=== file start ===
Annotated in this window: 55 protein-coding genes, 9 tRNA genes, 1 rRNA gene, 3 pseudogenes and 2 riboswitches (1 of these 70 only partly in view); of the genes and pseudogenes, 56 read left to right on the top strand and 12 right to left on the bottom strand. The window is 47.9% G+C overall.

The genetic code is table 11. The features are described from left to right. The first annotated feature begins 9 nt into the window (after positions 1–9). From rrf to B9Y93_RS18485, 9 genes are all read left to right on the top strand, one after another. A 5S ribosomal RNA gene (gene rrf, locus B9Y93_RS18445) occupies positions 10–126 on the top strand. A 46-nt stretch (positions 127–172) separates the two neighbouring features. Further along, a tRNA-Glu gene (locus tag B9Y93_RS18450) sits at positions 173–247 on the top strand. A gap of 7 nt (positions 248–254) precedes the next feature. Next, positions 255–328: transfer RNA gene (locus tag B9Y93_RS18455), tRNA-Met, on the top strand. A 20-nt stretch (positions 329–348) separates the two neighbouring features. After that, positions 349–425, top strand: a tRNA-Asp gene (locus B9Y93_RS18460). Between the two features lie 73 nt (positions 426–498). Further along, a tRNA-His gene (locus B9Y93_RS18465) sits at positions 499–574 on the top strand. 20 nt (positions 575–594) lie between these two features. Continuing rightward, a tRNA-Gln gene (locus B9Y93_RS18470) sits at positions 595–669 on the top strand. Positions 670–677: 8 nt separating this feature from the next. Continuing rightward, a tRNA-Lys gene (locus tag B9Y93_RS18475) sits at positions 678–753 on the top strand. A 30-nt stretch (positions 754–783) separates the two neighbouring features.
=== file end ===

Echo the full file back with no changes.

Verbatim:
Annotated in this window: 55 protein-coding genes, 9 tRNA genes, 1 rRNA gene, 3 pseudogenes and 2 riboswitches (1 of these 70 only partly in view); of the genes and pseudogenes, 56 read left to right on the top strand and 12 right to left on the bottom strand. The window is 47.9% G+C overall.

The genetic code is table 11. The features are described from left to right. The first annotated feature begins 9 nt into the window (after positions 1–9). From rrf to B9Y93_RS18485, 9 genes are all read left to right on the top strand, one after another. A 5S ribosomal RNA gene (gene rrf, locus B9Y93_RS18445) occupies positions 10–126 on the top strand. A 46-nt stretch (positions 127–172) separates the two neighbouring features. Further along, a tRNA-Glu gene (locus tag B9Y93_RS18450) sits at positions 173–247 on the top strand. A gap of 7 nt (positions 248–254) precedes the next feature. Next, positions 255–328: transfer RNA gene (locus tag B9Y93_RS18455), tRNA-Met, on the top strand. A 20-nt stretch (positions 329–348) separates the two neighbouring features. After that, positions 349–425, top strand: a tRNA-Asp gene (locus B9Y93_RS18460). Between the two features lie 73 nt (positions 426–498). Further along, a tRNA-His gene (locus B9Y93_RS18465) sits at positions 499–574 on the top strand. 20 nt (positions 575–594) lie between these two features. Continuing rightward, a tRNA-Gln gene (locus B9Y93_RS18470) sits at positions 595–669 on the top strand. Positions 670–677: 8 nt separating this feature from the next. Continuing rightward, a tRNA-Lys gene (locus tag B9Y93_RS18475) sits at positions 678–753 on the top strand. A 30-nt stretch (positions 754–783) separates the two neighbouring features.